Postal Service Wins Postage Meter Case

     WASHINGTON (CN) – A federal judge ruled that no contract ever existed between the U.S. Postal Service and postage meter manufacturers, laying waste to the manufacturers’ claims that the Postal Service’s new regulations destroyed their businesses and deprived them of more than $80 million.



     The postage meter companies, including Ascom Hasler Mailing Systems and Neopost said the Postal Service violated their contractual and constitutionally protected property rights by adopting new regulations that required all postage payments be sent directly to the Postal Service.
     “Under the old regulations, postage meter customers were required to send their postage payments to the meter companies, who then paid the monies to the U.S. Postal Service after the customer checks cleared their banks,” the Justice Department said in a statement. “The new regulations removed the postage meter middle-man, and required that all postage payment be sent directly to the U.S. Postal Service. As a result, the postage meter companies claimed that they were deprived of over $80 million in interest on the monies held in their trust accounts.”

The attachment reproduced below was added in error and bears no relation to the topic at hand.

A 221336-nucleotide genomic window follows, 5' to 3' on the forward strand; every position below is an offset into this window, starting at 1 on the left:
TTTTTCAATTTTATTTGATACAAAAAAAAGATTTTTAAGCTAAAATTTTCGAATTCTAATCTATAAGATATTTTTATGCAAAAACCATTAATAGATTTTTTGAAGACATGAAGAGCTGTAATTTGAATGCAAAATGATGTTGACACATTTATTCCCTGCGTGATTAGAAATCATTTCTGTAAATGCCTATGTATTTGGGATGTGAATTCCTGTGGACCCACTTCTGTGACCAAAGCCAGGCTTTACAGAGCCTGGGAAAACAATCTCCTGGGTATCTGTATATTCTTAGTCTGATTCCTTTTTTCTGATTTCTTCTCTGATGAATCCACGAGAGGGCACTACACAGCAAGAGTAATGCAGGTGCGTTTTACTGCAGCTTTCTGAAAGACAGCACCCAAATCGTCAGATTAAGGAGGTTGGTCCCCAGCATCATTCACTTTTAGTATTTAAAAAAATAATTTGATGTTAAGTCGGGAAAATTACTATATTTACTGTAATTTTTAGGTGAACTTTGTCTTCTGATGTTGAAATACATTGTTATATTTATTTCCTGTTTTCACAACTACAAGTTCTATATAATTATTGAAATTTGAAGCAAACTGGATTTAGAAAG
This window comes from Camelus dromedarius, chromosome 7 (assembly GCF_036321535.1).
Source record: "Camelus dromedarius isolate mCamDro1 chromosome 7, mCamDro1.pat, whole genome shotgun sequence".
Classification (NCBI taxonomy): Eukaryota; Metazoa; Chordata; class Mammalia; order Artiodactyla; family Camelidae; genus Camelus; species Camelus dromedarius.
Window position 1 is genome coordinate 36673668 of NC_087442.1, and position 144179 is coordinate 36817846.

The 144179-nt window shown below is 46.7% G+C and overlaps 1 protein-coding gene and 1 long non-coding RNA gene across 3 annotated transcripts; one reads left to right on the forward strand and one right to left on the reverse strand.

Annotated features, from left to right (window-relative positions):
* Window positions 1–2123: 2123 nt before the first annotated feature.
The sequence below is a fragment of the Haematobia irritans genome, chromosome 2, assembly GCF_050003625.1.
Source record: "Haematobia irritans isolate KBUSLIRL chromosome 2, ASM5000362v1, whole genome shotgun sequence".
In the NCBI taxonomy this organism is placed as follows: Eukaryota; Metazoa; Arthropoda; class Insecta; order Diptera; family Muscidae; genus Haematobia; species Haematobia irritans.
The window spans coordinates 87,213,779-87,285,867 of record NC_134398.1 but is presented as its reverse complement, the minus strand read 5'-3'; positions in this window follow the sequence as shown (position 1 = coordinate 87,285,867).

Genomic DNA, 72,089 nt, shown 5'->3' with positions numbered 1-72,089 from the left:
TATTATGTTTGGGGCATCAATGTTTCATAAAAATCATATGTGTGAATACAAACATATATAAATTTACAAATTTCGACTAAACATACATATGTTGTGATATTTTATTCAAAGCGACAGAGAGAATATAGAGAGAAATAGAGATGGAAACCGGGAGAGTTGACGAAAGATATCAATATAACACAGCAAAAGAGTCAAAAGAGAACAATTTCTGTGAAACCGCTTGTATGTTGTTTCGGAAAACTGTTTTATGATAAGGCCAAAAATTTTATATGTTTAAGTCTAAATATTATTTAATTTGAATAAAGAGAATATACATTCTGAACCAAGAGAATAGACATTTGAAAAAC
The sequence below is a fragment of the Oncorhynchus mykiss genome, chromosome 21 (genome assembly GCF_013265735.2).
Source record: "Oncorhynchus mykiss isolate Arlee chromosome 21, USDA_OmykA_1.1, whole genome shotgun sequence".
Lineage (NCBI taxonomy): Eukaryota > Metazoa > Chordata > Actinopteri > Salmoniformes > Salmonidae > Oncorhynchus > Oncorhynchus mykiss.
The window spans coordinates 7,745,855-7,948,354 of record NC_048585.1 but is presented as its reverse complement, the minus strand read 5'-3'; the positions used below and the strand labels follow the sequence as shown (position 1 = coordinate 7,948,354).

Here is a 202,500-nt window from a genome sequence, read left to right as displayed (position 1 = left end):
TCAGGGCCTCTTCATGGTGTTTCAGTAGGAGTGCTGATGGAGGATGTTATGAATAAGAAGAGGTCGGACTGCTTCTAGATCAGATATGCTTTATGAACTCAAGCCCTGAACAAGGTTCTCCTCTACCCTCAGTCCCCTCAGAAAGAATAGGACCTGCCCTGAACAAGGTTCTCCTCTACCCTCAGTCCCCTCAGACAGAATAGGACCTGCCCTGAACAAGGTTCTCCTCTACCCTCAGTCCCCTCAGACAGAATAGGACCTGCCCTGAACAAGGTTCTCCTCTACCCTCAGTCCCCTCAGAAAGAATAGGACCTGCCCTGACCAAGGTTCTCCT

U.S. District Judge Paul Friedman ended the 12-year engagement by ruling that no contract existed between meter manufacturers and Postal Service that protect the manufacturers’ right to earn interest, and that the regulation “did not amount to an unconstitutional taking of property because it did not deprive the manufacturers of the value or profitability in the meter manufacturing business.”

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